Cops can’t attach weapons to drones in Illinois, starting today — and they can’t use drones for facial recognition unless they’re attempting to counter a terrorist attack, preventing “imminent harm to life,” or making sure a suspect doesn’t get away.
But they can do something they couldn’t before in Illinois: fly over public events at all.
Today, the state signed the Drones as First Responders Act into law (via Hacker News). The new act modifies another one from 2014 — the Freedom from Drone Surveillance Act, which has banned law enforcement from using drones to “gather information” in the state (aside from terrorist or imminent harm situations) for the past seven years.
The new bill is designed to prevent shootings like the one at the Highland Park Fourth of July parade last year, which state senator Julie Morrison argued could have been prevented if not for that 2014 law. But it also limits drone weaponization and facial recognition over “concerns about drone surveillance and privacy,” according to a release from Sen. Morrison.
Today’s changes also let law enforcement help conduct infrastructure inspections, and help first responders with their drones.
Here’s the new restriction on weaponization:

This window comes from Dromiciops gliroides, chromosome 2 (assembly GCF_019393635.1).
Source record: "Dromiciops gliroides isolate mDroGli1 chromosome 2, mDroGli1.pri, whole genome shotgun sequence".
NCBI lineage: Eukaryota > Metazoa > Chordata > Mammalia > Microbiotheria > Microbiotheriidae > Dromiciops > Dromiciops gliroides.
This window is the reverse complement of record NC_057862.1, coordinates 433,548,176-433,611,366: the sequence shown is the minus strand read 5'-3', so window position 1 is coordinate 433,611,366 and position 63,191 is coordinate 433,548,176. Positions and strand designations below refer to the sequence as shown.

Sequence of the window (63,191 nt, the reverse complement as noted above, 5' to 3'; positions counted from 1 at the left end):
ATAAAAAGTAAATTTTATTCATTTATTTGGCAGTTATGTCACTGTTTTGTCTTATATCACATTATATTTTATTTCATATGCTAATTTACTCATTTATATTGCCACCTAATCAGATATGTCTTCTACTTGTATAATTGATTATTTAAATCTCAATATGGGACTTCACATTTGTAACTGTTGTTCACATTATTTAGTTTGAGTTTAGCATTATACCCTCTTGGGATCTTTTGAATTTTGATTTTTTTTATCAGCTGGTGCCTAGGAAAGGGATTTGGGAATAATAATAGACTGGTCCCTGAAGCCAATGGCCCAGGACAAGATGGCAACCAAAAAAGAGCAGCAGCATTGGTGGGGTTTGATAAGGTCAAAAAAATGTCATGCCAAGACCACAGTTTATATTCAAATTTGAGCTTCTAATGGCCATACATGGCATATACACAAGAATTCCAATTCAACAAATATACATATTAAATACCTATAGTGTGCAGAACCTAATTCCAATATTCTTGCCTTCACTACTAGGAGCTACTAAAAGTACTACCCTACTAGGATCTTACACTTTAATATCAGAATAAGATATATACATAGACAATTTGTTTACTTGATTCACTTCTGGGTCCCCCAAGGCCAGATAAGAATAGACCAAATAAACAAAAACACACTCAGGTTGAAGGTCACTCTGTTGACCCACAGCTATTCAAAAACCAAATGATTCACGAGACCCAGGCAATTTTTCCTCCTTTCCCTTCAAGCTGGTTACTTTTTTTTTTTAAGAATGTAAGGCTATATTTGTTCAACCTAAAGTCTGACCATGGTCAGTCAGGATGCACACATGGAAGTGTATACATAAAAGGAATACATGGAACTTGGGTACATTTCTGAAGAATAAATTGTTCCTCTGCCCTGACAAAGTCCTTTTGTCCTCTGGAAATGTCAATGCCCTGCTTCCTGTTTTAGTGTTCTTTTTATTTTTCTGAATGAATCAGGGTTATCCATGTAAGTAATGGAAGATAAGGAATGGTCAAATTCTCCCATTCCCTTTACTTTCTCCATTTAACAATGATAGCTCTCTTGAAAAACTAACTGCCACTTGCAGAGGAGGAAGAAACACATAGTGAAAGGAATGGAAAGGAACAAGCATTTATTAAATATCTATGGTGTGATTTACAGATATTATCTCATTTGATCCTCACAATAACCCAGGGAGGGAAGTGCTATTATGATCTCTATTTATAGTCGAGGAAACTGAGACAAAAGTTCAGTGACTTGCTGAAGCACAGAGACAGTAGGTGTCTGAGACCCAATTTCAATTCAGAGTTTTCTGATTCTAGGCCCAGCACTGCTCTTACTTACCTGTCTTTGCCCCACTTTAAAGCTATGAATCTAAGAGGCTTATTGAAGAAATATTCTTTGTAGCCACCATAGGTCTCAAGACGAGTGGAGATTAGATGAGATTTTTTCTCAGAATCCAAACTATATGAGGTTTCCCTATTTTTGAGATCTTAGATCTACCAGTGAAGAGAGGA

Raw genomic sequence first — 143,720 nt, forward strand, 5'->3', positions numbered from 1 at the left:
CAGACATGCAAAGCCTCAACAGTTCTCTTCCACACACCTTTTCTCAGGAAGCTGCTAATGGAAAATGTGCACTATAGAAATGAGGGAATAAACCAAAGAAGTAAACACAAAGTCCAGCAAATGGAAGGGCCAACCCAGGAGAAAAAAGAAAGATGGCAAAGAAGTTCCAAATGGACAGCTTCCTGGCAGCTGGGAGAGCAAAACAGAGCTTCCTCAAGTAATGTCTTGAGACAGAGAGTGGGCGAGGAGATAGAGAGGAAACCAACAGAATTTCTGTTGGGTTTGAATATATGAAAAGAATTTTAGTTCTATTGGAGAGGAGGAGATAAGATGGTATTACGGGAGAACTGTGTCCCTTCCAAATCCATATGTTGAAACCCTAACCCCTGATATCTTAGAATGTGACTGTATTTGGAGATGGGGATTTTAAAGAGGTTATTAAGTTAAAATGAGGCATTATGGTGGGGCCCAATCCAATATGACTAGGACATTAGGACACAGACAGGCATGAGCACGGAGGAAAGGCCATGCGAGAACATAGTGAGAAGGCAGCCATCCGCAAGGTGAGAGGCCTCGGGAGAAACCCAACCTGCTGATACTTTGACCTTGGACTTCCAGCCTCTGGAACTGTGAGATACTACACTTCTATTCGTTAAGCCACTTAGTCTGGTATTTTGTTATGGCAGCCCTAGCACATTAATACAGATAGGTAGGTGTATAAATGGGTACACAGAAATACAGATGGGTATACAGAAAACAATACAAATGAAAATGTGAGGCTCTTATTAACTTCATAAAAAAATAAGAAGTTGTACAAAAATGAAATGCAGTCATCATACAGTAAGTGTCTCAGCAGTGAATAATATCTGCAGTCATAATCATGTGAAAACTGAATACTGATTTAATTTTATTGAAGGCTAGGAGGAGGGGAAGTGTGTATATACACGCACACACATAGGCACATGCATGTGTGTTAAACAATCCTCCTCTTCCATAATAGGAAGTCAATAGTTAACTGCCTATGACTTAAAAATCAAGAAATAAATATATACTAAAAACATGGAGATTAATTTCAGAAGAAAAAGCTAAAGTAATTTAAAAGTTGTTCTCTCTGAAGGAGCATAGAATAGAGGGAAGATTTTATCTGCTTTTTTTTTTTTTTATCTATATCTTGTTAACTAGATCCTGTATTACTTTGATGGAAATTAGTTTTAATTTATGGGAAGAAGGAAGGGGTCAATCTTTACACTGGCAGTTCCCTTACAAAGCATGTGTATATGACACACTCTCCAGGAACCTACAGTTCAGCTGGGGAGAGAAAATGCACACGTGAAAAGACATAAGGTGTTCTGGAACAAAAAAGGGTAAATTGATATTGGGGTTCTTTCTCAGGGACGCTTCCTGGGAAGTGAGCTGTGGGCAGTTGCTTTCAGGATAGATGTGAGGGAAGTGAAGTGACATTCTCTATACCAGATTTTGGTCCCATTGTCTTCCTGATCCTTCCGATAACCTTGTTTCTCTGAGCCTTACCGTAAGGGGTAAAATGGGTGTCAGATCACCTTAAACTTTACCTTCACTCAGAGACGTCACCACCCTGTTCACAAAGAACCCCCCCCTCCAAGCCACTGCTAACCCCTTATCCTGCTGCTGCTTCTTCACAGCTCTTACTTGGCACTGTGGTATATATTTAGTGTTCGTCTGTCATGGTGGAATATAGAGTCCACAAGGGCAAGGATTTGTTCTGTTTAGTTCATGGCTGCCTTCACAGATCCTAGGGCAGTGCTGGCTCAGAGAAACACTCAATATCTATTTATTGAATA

Sec. 18 Use of weapons. A law enforcement agency operating a drone under this Act is prohibited from equipping or using on a drone any firearm, weaponized laser, kinetic impact projectile, chemical agent or irritant, or any other lethal or non-lethal weapon.
Law enforcement also still have to destroy information their drones collect within 30 days, unless it’s relevant to an investigation, but there are new exceptions if the data is “used exclusively for training purposes,” or only contains metadata. Cops are also now prohibited from selling any information their drones collect.
A number of states have banned weaponized drones in some form or another: the National Conference of State Legislators keeps this handy list of drone laws enacted across each state — and as of 2017, Maine, Nevada, North Carolina, Oregon, Vermont, Virginia and Wisconsin had all barred police from using armed drones, according to CBS News. Florida banned it later that year. Ohio is considering a ban as well.
There’s also an open question over whether other forms of police robots should be able to kill suspects. San Francisco initially approved the use of robot deadly force in extreme situations last November, only to reverse the policy a week later after an outcry. Dallas used a bomb disposal robot to kill a deadly sniper in 2016.
The FAA has asked the public not to attach any form of weapon to their drones. There’s a $25,000 fine.
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